St Michael's Monastery

St Michael's on the hill
dinner overlooking Bamberg
Prosit!

Once we finished eating, we made a walk down the hill back to the old city. The crowds had thinned by this time, but it was getting late, and Spesbach is about four hours away. We decided that there was too much to see for one day, and we would try to get a room. We checked with the hotel over the parking lot where I had left the car, but the friendly young lady at the front desk regretfully informed us that they had no vacancies and that most of the hotels had booked up for the weekend because of the American, British and Bavarian coincedental holidays. So, back to Spesbach it would be, driving on the dark autobahn on a moonless and starless night. The German autobahn is not nearly as well lit and marked with flourescent markers as are the freeways in the states, and the drivers travel much much faster. It was not my favorite choice, but we had not planned for a weekend--we had too much else to do at home. We gassed the car and headed into the darkness toward Pfalzerland. My night vision isn't what it used to be, and it really was a black night. Three hours in, we stopped at a McDonald's, our first in Europe, and it actually tasted good to have a small order of chicken nuggets and a small chocolate milk shake. I never order that kind of stuff anymore, but it tasted like home. I enjoyed every morsel. We reached Spesbach around 11:30 p.m., a small hamlet that rolls up around six. Even with its hanging yellow street lights, it seemed terribly dark, and it felt good to stumble into our apartment and fall into bed. Nights are already growing chilly, and we had a good sleep.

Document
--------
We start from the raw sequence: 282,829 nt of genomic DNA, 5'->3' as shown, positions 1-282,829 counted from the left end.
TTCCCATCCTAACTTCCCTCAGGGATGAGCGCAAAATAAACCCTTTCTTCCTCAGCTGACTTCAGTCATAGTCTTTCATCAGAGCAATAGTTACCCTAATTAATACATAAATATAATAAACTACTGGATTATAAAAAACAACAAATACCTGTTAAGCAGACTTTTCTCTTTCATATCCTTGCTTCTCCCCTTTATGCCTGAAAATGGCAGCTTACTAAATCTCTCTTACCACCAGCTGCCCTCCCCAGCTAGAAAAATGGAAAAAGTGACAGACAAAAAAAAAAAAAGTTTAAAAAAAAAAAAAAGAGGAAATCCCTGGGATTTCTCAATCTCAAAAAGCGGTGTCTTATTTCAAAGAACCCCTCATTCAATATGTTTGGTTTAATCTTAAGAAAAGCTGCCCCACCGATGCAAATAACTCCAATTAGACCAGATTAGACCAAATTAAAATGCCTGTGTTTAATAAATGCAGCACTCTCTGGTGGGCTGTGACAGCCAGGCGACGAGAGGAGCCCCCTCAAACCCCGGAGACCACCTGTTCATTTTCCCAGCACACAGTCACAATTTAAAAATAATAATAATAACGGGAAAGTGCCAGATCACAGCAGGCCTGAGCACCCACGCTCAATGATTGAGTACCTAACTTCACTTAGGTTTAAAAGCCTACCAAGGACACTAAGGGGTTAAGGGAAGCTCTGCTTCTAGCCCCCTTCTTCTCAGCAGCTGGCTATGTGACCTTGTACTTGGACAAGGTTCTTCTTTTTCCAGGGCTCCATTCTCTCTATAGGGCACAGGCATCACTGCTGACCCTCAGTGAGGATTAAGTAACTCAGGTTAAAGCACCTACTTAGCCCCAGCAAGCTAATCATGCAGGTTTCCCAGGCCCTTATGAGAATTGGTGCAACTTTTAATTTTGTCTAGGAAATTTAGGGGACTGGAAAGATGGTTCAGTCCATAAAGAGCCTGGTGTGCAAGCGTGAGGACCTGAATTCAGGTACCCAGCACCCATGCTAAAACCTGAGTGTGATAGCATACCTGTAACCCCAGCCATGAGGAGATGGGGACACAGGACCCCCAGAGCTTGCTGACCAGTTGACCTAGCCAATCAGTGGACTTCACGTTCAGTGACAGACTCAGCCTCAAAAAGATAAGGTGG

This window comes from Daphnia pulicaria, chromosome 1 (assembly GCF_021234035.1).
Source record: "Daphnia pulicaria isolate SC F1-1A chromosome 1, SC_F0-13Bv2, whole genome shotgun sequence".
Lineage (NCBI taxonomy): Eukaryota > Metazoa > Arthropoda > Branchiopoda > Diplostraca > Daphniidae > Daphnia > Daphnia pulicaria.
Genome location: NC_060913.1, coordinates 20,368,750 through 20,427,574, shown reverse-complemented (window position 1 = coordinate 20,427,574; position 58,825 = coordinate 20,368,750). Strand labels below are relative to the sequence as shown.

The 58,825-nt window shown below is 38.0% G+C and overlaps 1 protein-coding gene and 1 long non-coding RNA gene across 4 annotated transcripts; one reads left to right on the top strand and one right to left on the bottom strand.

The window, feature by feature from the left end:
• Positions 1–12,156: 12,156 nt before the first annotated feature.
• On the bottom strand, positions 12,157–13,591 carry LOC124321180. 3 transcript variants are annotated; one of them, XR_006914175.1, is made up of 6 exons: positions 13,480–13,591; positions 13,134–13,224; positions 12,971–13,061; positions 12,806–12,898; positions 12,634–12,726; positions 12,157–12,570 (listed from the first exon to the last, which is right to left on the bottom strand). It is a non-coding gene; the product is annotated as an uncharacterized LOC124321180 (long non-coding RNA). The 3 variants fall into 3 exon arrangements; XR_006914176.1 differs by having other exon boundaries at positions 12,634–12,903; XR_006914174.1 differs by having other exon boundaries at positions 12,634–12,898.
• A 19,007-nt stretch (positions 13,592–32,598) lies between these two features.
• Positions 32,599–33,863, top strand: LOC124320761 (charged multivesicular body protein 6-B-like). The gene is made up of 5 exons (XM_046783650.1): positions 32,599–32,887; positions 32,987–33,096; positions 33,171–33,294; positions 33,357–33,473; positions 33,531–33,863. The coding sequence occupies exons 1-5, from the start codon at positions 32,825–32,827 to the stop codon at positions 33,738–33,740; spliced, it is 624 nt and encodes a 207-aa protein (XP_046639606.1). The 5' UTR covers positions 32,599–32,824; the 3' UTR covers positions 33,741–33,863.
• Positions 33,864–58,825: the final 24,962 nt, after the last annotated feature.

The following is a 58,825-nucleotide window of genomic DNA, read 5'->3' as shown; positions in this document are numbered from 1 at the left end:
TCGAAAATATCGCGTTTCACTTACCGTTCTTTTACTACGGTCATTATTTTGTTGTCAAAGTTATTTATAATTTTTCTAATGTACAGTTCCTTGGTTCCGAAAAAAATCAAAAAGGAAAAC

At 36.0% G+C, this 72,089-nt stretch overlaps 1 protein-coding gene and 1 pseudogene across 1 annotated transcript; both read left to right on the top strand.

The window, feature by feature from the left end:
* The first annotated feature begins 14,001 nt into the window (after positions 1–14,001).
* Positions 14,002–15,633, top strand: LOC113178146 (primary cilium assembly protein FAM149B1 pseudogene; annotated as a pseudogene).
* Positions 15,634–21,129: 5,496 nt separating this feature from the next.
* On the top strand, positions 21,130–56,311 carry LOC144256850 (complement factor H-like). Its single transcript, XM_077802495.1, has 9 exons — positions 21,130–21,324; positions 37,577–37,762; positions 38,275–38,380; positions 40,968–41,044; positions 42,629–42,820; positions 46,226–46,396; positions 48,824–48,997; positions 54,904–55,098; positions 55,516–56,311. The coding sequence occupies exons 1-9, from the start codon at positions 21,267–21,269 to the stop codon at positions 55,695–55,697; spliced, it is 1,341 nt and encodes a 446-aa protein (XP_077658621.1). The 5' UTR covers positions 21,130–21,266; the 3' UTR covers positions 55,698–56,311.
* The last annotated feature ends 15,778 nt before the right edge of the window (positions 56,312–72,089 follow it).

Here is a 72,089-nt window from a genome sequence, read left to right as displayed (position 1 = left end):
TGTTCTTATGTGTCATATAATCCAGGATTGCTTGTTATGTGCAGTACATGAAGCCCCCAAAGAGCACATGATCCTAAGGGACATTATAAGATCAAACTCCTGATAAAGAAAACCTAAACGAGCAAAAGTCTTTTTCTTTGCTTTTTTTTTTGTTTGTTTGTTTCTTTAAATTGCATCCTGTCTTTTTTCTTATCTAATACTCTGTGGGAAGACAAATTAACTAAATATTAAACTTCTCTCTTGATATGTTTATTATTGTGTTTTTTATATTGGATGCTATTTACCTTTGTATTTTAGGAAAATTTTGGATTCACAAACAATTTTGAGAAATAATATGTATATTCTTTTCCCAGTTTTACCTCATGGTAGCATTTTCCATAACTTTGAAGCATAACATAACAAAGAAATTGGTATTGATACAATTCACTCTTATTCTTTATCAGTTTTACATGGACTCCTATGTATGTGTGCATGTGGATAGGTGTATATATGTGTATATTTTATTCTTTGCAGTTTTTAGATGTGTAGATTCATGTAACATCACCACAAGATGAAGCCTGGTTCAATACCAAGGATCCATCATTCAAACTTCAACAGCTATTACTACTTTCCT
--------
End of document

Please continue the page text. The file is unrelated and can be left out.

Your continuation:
Bamberg from the restaurant